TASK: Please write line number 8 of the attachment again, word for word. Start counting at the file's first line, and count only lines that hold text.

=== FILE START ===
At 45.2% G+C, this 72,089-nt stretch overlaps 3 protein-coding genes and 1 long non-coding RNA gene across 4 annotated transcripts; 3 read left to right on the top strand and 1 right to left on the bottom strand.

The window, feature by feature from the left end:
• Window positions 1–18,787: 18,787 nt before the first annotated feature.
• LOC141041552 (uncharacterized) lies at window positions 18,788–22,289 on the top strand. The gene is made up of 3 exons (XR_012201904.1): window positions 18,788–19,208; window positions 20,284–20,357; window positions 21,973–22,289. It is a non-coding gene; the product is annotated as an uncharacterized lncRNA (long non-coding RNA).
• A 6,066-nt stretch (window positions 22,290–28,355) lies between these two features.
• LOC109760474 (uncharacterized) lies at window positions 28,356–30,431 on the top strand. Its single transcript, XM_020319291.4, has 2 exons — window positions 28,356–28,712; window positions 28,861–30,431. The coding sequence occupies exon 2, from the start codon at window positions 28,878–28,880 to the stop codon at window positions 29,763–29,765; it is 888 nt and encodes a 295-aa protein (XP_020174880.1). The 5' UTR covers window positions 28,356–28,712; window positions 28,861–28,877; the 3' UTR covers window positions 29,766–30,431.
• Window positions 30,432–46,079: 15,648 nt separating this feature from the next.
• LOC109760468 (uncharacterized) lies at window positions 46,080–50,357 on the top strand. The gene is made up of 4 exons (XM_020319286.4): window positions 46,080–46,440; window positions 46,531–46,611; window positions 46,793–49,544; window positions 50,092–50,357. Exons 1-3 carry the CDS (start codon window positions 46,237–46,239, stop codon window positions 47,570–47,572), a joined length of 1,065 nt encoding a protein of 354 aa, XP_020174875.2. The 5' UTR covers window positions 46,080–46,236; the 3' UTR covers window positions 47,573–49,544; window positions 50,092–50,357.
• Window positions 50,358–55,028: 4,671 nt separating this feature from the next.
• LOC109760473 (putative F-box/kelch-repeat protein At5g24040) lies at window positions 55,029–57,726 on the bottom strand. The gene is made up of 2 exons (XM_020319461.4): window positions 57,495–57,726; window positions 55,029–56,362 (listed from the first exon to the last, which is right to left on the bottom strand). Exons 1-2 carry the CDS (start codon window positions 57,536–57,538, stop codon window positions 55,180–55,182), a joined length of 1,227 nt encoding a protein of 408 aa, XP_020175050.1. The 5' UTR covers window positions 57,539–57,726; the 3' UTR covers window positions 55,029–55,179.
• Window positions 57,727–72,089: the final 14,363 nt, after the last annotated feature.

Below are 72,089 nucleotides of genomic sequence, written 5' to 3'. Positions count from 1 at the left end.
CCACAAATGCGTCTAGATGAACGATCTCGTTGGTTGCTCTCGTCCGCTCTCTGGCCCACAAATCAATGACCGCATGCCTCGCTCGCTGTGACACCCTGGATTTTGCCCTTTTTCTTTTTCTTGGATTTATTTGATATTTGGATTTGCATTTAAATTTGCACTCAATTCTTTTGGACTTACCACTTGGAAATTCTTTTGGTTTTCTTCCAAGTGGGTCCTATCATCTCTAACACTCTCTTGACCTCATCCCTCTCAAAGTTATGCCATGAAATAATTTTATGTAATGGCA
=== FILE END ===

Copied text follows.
• LOC109760468 (uncharacterized) lies at window positions 46,080–50,357 on the top strand. The gene is made up of 4 exons (XM_020319286.4): window positions 46,080–46,440; window positions 46,531–46,611; window positions 46,793–49,544; window positions 50,092–50,357. Exons 1-3 carry the CDS (start codon window positions 46,237–46,239, stop codon window positions 47,570–47,572), a joined length of 1,065 nt encoding a protein of 354 aa, XP_020174875.2. The 5' UTR covers window positions 46,080–46,236; the 3' UTR covers window positions 47,573–49,544; window positions 50,092–50,357.